We created self-assembled DNA nanobait that can simultaneously identify multiple short RNA targets. The nanobait approach relies on specific target selection via toehold-mediated strand displacement and rapid read-out via nanopore sensing. Here, we show this platform can concurrently identify several common respiratory viruses, detecting a panel of short targets of viral nucleic acids from multiple viruses.
Our nanobait can be easily reprogrammed to discriminate viral variants, as we demonstrated for several key SARS-CoV-2 variants with single-nucleotide resolution. Lastly, we show that nanobait discriminates
between samples extracted from oropharyngeal swabs from negative and positive SARS-CoV-2 patients
Our system allows for multiplexed identification of native RNA molecules, providing a new scalable approach for diagnostics of multiple respiratory viruses in a single assay.View publication
Fully automated closed-loop insulin delivery in adults with type 2 diabetes: an open-label, single-center, randomized crossover trial
Publication: Nature Medicine
Aideen B. Daly, Charlotte K. Boughton, Munachiso Nwokolo, Sara Hartnell, Malgorzata E. Wilinska, Alina Cezar, Mark L. Evans & Roman Hovorka
12 January 2023
Cambridge scientists have successfully trialled an artificial pancreas for use by patients living with type 2 diabetes. The device – powered by an algorithm developed at the University of Cambridge – doubled the amount of time patients were in the target range for glucose and halved the time spent experiencing high glucose levels. Read the full news story.View publication
Longitudinal effect of clozapine-associated sedation on motivation in schizophrenia: naturalistic longitudinal study
Publication: British Journal of Psychiatry
Noham Wolpe, Shanquan Chen, Brian Kirkpatrick, Peter B. Jones, Christopher Jenkins, Rudolf N. Cardinal and Emilio Fernandez-Egea
10 January 2023
In a cohort of 187 people with schizophrenia treated with clozapine, we examined the relationship between clozapine, sedation, and aspects of symptoms: motivation/pleasure, and emotional expressivity. Clozapine was associated with increased sedation (a known side effect), and this sedation worsened motivation/pleasure; however, there was also a separate effect through which clozapine was directly associated with improved motivation/pleasure. These results highlight the important of addressing sedative side-effects of antipsychotic medications to improve quality of life.
Association between antidementia medication use and mortality in people diagnosed with dementia with Lewy bodies in the UK: a retrospective cohort study.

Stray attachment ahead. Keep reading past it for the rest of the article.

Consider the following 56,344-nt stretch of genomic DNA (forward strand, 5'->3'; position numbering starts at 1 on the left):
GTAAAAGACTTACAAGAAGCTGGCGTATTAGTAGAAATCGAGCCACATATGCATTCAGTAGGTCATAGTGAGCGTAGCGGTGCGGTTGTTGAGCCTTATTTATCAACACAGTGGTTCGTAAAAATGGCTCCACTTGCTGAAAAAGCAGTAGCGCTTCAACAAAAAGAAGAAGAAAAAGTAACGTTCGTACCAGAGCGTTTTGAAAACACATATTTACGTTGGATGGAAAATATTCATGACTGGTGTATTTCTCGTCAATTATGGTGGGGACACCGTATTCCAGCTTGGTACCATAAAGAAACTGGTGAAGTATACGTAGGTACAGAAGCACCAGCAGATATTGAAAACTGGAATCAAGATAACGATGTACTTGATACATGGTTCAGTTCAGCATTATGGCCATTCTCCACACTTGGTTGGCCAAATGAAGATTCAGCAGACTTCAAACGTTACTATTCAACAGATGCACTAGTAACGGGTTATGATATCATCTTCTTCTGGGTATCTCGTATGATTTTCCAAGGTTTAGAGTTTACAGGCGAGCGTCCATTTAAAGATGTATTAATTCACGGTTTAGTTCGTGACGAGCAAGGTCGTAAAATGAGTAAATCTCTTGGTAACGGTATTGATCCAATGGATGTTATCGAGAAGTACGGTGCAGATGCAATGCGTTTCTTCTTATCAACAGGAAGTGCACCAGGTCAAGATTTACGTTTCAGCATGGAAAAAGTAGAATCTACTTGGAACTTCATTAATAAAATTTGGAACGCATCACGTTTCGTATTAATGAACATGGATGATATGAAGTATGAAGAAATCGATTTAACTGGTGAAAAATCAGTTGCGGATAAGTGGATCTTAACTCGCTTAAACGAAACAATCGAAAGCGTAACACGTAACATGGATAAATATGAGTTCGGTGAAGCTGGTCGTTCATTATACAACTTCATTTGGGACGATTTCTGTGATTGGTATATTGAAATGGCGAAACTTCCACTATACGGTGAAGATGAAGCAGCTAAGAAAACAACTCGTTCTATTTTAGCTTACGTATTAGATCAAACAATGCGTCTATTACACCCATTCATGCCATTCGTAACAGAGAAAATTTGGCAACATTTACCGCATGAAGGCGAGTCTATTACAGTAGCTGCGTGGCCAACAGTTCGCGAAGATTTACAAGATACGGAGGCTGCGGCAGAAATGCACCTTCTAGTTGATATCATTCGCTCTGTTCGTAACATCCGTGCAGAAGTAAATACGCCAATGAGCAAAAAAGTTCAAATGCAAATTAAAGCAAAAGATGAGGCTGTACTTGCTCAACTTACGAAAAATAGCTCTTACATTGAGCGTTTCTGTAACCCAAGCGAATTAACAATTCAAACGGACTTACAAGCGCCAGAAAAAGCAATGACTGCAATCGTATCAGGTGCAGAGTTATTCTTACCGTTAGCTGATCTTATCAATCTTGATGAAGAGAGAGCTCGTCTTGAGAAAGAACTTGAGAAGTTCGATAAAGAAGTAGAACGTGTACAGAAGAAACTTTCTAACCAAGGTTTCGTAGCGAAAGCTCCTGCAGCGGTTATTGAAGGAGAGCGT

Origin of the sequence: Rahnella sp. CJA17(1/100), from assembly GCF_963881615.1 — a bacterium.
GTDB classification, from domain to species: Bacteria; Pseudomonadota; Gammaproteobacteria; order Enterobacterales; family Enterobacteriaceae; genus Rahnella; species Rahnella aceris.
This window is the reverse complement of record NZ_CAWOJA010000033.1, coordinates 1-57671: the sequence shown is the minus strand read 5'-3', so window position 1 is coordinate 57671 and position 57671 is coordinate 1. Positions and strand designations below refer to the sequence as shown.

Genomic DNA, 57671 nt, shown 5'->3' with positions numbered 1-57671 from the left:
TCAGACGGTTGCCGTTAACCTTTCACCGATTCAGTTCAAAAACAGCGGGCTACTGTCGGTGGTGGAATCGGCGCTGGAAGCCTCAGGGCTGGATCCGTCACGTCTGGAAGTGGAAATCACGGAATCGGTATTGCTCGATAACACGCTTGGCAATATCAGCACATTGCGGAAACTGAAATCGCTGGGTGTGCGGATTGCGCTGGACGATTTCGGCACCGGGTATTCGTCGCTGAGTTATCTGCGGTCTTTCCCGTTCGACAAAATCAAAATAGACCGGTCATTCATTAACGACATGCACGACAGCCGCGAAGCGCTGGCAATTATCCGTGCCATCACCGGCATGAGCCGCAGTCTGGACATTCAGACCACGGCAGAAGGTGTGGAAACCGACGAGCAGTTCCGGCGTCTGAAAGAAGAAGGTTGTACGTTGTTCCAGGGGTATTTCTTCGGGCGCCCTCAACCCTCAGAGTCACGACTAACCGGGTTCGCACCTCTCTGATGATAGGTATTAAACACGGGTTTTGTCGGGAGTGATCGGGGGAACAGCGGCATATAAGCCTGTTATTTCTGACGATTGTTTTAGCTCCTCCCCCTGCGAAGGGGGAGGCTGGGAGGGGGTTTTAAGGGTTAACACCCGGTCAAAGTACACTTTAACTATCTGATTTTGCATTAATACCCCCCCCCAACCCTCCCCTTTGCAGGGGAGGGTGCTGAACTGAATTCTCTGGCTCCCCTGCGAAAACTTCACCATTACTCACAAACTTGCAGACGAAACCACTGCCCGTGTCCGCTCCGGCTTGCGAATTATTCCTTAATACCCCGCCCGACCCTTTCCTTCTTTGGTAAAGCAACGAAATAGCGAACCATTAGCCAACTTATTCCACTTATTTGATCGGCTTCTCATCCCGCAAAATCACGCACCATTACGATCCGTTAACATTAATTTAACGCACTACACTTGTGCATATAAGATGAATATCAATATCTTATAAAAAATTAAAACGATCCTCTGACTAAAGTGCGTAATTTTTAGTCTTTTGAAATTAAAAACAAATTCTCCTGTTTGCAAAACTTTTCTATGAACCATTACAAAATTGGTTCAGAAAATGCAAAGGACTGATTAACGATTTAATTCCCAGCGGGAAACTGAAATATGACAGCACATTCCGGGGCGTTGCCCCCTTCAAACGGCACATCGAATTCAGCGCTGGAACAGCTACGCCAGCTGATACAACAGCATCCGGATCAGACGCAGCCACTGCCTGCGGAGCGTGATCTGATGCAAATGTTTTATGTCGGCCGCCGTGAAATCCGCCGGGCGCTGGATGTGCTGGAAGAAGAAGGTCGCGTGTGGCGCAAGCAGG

Publication: PLoS Medicine
Shanquan Chen, Annabel C Price, Rudolf N Cardinal, Sinéad Moylett, Anne D Kershenbaum, James Fitzgerald, Christoph Mueller, Robert Stewart, John T O’Brien
6 December 2022
In an observational study of people who had dementia with Lewy bodies, use of cholinesterase inhibitors (a symptomatic treatment) was associated with shorter duration of hospital admissions and decreased risk of mortality.View publication
Factors Associated with Significant Weight Loss in Hospitalised Patients with COVID-19: A Retrospective Cohort Study in a Large Teaching Hospital
Dimitra Zannidi, Pinal S. Patel, Eleni Leventea, Jessica Paciepnik, Frances Dobson, Caroline Heyes, Robert J. B. Goudie, Linda M. Oude Griep, Jacobus Preller, and Lynsey N. Spillman,
8 October 2022
Previous research has shown that people hospitalised with COVID-19 are at risk of weight loss and malnutrition. This study looked at patients who experienced weight loss of 10% or more during their hospital admission to Cambridge University Hospitals NHS with COVID-19 during the first wave of the pandemic. Weight loss of 10% or more is considered a large amount to lose as it increases the chance of someone becoming more poorly and not surviving. Therefore, preventing weight loss may help patients to survive and recover. The study looked at risk factors for weight loss to help better recognise the patients that need more support to prevent weight loss.View publication
Publication: European Heart Journal
Paddy C Dempsey, Alex V Rowlands, Tessa Strain, Francesco Zaccardi, Nathan Dawkins, Cameron Razieh, Melanie J Davies, Kamlesh K Khunti, Charlotte L Edwardson, Katrien Wijndaele, Soren Brage, Tom Yates
27 October 2022
Increasing physical activity of any intensity is beneficial for health, but new research published in the European Heart Journal shows that there is a greater reduction in cardiovascular disease risk when more of that activity is of at least moderate intensity.View publication